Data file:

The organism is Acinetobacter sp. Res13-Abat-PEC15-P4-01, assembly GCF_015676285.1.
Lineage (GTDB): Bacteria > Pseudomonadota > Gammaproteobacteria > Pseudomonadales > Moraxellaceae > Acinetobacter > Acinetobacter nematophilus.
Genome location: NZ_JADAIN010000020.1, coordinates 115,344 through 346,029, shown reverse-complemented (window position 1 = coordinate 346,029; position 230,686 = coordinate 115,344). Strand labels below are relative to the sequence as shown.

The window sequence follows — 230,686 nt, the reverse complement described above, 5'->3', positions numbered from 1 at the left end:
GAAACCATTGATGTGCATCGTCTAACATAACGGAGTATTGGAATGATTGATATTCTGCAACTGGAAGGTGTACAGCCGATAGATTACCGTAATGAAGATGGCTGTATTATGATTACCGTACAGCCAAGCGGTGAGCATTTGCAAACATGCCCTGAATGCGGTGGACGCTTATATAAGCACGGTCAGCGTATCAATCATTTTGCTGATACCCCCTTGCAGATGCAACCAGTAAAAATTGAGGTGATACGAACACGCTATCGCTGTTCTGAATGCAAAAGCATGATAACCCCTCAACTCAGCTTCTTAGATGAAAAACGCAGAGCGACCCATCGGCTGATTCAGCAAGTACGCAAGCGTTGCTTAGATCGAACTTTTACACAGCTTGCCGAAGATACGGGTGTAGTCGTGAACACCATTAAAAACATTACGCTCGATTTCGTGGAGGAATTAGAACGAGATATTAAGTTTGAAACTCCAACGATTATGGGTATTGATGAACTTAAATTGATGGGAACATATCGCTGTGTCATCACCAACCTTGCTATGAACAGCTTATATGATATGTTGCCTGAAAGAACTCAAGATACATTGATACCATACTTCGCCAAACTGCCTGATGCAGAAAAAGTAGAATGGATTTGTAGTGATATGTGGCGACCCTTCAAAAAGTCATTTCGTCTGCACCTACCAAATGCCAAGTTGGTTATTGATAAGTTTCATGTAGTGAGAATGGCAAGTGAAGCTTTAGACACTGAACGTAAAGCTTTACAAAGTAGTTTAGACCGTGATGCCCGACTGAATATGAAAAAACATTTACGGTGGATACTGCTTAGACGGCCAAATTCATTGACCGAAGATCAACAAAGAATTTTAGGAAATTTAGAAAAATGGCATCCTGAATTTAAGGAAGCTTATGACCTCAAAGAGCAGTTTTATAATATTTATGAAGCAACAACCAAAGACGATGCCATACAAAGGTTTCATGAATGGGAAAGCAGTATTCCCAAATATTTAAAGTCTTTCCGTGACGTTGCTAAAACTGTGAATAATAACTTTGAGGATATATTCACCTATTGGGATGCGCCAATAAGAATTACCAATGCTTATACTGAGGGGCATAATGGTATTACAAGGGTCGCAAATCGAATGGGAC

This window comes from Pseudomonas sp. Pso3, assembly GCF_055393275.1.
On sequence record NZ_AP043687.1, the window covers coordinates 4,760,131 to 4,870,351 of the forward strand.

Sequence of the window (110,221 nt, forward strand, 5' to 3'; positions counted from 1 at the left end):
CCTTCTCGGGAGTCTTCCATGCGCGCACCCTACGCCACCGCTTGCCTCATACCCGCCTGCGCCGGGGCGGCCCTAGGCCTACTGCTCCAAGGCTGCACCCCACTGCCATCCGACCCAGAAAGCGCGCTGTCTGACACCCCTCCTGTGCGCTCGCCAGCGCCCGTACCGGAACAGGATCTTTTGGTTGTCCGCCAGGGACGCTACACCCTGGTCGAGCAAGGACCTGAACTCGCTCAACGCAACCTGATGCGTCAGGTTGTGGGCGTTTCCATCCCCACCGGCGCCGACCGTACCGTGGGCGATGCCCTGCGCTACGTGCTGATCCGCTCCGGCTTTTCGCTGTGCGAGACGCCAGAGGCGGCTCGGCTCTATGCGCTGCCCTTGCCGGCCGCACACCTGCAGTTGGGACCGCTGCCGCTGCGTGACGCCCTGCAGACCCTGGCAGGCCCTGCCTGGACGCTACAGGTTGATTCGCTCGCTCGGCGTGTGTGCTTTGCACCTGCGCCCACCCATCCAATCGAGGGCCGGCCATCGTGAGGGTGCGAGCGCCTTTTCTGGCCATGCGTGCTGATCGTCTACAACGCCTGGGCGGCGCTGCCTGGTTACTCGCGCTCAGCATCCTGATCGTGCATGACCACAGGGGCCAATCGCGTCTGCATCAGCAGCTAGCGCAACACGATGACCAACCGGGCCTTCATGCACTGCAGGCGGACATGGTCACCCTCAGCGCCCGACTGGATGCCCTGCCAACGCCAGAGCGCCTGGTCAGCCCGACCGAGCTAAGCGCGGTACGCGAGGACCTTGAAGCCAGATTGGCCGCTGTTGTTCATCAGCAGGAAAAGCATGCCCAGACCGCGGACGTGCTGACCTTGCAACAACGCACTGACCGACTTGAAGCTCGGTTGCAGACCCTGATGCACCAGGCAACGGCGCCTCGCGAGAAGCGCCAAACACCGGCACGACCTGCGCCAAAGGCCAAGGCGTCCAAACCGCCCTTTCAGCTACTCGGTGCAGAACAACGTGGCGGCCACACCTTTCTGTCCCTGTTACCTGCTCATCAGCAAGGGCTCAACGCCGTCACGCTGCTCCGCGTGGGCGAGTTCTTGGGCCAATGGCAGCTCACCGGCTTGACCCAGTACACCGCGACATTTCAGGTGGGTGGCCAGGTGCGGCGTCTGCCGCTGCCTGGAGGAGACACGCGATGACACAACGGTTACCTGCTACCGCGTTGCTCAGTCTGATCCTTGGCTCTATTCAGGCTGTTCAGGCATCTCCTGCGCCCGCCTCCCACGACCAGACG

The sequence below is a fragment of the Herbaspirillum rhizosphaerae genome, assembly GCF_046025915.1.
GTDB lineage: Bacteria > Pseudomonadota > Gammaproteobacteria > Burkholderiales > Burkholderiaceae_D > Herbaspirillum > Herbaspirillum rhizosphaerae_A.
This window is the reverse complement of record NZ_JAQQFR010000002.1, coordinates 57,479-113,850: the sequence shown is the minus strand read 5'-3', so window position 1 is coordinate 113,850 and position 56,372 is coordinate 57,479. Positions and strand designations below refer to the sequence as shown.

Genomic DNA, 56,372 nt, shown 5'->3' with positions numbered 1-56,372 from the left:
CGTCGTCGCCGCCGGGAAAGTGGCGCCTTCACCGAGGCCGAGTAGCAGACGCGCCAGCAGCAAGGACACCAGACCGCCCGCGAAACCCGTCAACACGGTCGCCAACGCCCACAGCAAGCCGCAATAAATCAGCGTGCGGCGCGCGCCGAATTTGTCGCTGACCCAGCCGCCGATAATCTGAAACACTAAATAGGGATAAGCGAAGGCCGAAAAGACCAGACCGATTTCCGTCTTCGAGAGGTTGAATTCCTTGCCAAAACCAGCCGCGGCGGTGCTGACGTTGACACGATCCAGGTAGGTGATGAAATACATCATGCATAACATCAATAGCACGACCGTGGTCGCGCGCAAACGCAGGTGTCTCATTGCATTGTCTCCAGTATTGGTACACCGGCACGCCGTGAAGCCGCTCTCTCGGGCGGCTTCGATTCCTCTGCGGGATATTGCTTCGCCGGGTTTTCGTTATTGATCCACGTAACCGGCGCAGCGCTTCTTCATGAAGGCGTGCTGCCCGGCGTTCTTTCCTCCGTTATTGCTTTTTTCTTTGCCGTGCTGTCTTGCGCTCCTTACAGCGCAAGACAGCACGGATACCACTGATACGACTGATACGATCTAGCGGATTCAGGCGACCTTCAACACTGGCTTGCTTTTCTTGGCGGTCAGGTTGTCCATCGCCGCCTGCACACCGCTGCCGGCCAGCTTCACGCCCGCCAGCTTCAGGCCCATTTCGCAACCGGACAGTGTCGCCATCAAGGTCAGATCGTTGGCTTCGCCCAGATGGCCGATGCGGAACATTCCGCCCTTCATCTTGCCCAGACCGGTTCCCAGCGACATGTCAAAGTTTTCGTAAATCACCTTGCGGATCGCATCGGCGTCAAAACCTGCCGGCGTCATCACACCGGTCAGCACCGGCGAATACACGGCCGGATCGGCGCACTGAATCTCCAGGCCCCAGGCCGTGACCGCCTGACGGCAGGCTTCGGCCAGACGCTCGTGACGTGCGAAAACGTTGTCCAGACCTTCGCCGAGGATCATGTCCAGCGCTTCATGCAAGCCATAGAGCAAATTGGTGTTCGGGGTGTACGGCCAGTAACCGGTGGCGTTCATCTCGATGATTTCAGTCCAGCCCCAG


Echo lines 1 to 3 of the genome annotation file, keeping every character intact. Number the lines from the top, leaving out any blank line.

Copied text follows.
The organism is Acinetobacter sp. Res13-Abat-PEC15-P4-01, assembly GCF_015676285.1.
Lineage (GTDB): Bacteria > Pseudomonadota > Gammaproteobacteria > Pseudomonadales > Moraxellaceae > Acinetobacter > Acinetobacter nematophilus.
Genome location: NZ_JADAIN010000020.1, coordinates 115,344 through 346,029, shown reverse-complemented (window position 1 = coordinate 346,029; position 230,686 = coordinate 115,344). Strand labels below are relative to the sequence as shown.